Won't buckthorn pop up on their own in my experimental site, without my planting test seeds?

Maybe, but we can't count on it. Two factors make it so we can't count on new buckthorn plants emerging from seeds that are already present in the soil (i.e., seedbank). The first factor is the age of seeds and the second factor is their patchy distribution. As for seed age, most buckthorn seeds germinate within 1 year and a small portion will germinate after 2 years. (This is based on several large experiments that we have conducted over the past 3 years.) Therefore, at sites where buckthorn was removed more than one year prior to this experiment, the existing seedbank is only marginally viable.

Second, the seedbank is quite patchy because buckthorn fruit production varies from plant to plant. For example, a well-lit fruiting (female) buckthorn may grow next to a non-fruiting (male) buckthorn (or even a female plant that is too shaded to produce much fruit). After those plants are removed, one may see a dense carpet of buckthorn seedlings next to an area with few or no seedlings. Because of buckthorn's patchy seedbank, the seedbank in the squares at your site cannot provide a reliable "apples-to-apples" comparison between where you apply native seeds and where you do not.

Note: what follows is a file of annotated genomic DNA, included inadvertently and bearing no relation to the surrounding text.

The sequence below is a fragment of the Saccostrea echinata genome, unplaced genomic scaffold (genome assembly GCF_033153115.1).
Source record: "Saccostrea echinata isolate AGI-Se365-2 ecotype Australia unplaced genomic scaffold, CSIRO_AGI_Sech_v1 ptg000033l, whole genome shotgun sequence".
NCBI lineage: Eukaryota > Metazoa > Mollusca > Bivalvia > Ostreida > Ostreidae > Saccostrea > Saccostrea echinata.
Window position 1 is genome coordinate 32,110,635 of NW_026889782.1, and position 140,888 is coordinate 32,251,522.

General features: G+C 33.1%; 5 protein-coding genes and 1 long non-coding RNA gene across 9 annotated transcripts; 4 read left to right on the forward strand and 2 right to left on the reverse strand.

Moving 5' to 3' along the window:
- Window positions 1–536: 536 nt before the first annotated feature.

The factors above are consistent with what we observed in an earlier phase of Cover It Up research: In 116 plots at 7 sites around the Twin Cities where buckthorn was recently removed, we monitored buckthorn seedlings in re-seeded and non-seeded areas. Buckthorn emerging from the natural seedbank were too variable to detect any effect of seeding, whereas buckthorn test seeds that we planted around flags showed reduced survival and growth with re-seeding at some sites. By having citizen scientists repeat the latter protocol across the state, we can find out more about site conditions that are conducive (or not) for using native plants to control buckthorn. Because naturally occurring seedbanks vary in age and patchiness, it is necessary to plant a known number of buckthorn test seeds at known locations.